Utilizing indirect calorimetry to assess oxygen consumption in shock patients

Document Type

Conference Proceeding

Publication Date


Publication Title

Crit Care Med


INTRODUCTION: Regardless of etiology, shock is a failure of the circulatory system to supply enough oxygen carrying blood to peripheral tissues to maintain normal function. This peripheral hypoxemia impairs oxygen dependent cell functions and contributes to changes in metabolism, impaired mitochondrial and energy metabolism. Indirect calorimetry can be used to measure the volume of oxygen consumption (VO2) and volume of expiratory carbon dioxide (VCO2) quickly and accurately at the bedside. The mismatch of oxygen (O2) delivery andO2demand andO2consumption in shock provides insight into the severity and progression of shock in critically ill patients. This may aid the evaluation of patients at risk for adverse outcomes, including mortality, length of ICU and hospital stay. METHODS: This is an IRB approved research project (IRB 11012). Data was collected from 12/2018 to 08/2019. To assess the DO2-VO2 status in shock patients with a mobile open-circuit indirect calorimeter (IC) (CCM Express, MGC Diagnostics, St Paul, MN, USA) was utilized to continuously sample inspired and expired gases from a pitot flow sensor connected to the subject's endotracheal tube and face tent. The sampled gas is drawn through galvanic and nondispersive infrared sensors that measure the concentrations ofO2and CO2 and provide measured values of VO2 and VCO2. IC as a method of VO2 determination was used as it considers oxygen consumption by the lung and reduces artifacts. Data for 29 consecutive shock patients was analyzed using Student t-test. A p-value of 0.05 was considered statistically significant. RESULTS: We analyzed 29 patients in shock with an observed mortality of 51.7%. VO2 for the survivors and nonsurvivors was 325 mL/min and 267 mL/min, respectively (p< 0.05). Further comparison of the two groups showed no statistically significant differences between lactate (4.3 vs 6.1 mmol/L), shock index (0.8 vs 0.9), or oxygen consumption normalized to body surface area (159 vs 137 mL/min/m2). CONCLUSION: Patients who survive shock have significantly higher VO2 values than patients who do not survive. We did not observe other significant differences in clinical parameters for these patients, highlighting the significance of oxygen consumption in shock.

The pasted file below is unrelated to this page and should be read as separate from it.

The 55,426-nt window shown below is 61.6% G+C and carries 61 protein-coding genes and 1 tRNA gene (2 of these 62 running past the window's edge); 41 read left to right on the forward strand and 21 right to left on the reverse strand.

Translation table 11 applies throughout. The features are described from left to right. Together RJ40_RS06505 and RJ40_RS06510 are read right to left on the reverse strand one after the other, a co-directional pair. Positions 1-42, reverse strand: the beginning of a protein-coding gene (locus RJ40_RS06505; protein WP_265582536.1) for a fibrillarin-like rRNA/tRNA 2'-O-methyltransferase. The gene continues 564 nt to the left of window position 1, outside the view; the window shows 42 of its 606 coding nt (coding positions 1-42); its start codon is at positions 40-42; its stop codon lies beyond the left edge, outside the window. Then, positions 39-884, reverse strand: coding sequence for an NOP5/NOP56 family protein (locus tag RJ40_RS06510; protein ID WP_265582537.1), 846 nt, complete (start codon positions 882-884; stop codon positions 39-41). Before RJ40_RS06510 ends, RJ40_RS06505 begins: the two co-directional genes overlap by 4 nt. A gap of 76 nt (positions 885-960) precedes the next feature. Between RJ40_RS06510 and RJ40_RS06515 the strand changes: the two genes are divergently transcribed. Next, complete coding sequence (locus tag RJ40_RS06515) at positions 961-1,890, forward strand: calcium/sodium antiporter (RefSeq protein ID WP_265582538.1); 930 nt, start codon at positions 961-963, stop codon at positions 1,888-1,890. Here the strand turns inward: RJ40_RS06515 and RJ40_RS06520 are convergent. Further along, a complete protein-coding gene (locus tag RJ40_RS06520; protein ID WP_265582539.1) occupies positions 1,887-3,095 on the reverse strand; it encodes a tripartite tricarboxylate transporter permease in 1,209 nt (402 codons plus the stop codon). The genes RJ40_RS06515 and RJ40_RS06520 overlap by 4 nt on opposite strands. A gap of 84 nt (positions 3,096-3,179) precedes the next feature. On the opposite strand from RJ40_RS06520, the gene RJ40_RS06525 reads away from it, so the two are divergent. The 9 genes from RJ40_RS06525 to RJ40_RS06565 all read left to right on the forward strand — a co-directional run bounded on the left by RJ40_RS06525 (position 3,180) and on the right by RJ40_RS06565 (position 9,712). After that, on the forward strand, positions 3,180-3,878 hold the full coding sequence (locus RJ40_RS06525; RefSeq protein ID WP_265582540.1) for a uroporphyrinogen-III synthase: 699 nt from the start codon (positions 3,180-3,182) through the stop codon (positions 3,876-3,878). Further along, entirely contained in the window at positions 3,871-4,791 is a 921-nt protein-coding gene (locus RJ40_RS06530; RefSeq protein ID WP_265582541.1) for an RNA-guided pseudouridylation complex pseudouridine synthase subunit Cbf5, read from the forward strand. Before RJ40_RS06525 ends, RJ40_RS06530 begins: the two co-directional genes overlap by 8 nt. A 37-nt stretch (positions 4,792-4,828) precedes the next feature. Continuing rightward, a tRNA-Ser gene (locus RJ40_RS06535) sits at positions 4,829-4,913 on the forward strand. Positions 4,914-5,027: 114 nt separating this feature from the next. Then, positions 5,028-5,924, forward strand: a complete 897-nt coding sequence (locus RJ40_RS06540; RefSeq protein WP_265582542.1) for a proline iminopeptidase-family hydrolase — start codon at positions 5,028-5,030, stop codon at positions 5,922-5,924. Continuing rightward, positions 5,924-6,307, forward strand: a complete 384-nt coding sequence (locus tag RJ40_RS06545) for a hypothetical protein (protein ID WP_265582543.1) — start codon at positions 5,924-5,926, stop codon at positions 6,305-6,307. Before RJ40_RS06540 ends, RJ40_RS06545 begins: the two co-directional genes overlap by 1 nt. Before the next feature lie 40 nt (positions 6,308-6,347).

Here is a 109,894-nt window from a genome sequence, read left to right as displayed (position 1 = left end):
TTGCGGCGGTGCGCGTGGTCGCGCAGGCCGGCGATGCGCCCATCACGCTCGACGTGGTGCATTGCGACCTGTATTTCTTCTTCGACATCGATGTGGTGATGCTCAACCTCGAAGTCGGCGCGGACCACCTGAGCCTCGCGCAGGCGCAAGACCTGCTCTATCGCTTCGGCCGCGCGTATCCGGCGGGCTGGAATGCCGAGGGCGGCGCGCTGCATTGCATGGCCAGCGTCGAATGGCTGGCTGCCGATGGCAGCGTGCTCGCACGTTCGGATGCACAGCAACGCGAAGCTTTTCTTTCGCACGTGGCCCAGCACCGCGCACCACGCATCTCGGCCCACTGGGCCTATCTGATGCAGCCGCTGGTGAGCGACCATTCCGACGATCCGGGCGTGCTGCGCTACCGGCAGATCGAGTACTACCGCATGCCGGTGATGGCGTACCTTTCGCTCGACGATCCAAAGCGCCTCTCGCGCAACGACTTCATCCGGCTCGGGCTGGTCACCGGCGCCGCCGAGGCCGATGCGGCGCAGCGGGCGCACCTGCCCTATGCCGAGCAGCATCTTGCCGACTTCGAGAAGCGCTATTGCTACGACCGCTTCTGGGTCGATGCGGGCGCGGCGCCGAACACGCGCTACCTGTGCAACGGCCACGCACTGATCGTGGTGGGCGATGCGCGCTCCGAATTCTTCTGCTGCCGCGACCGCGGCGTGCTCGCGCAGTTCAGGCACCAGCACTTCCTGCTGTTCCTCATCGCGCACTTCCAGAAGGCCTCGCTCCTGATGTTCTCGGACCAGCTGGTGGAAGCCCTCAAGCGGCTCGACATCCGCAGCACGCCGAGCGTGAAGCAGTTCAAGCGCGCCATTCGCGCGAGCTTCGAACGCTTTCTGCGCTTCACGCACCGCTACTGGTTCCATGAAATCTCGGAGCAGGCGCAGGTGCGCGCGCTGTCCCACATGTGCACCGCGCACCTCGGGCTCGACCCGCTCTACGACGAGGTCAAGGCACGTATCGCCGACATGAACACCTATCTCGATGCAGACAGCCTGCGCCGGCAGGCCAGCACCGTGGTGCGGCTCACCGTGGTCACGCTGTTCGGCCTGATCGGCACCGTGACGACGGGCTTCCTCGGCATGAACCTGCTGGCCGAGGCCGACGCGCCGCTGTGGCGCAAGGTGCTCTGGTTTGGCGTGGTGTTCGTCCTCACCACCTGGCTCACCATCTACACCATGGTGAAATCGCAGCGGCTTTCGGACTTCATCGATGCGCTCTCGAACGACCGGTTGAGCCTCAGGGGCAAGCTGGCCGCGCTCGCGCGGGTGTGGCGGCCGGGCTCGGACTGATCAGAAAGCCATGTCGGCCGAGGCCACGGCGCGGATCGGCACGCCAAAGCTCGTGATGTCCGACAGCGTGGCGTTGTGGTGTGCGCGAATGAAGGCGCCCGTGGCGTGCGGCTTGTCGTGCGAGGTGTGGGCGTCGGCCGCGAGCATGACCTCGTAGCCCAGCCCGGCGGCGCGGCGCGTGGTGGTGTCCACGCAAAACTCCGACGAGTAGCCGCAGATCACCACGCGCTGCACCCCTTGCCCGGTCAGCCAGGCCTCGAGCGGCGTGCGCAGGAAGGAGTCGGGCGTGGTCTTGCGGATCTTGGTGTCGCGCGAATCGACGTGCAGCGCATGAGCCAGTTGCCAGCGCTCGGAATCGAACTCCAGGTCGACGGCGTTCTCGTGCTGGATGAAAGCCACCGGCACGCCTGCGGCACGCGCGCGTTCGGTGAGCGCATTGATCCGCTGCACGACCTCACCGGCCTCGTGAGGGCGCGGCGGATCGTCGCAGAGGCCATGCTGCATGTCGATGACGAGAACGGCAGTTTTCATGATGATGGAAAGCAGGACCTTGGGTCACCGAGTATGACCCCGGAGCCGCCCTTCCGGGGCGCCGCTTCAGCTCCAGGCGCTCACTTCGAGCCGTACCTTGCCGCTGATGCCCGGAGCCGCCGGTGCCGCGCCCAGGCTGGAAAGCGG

PubMed ID

Not assigned





First Page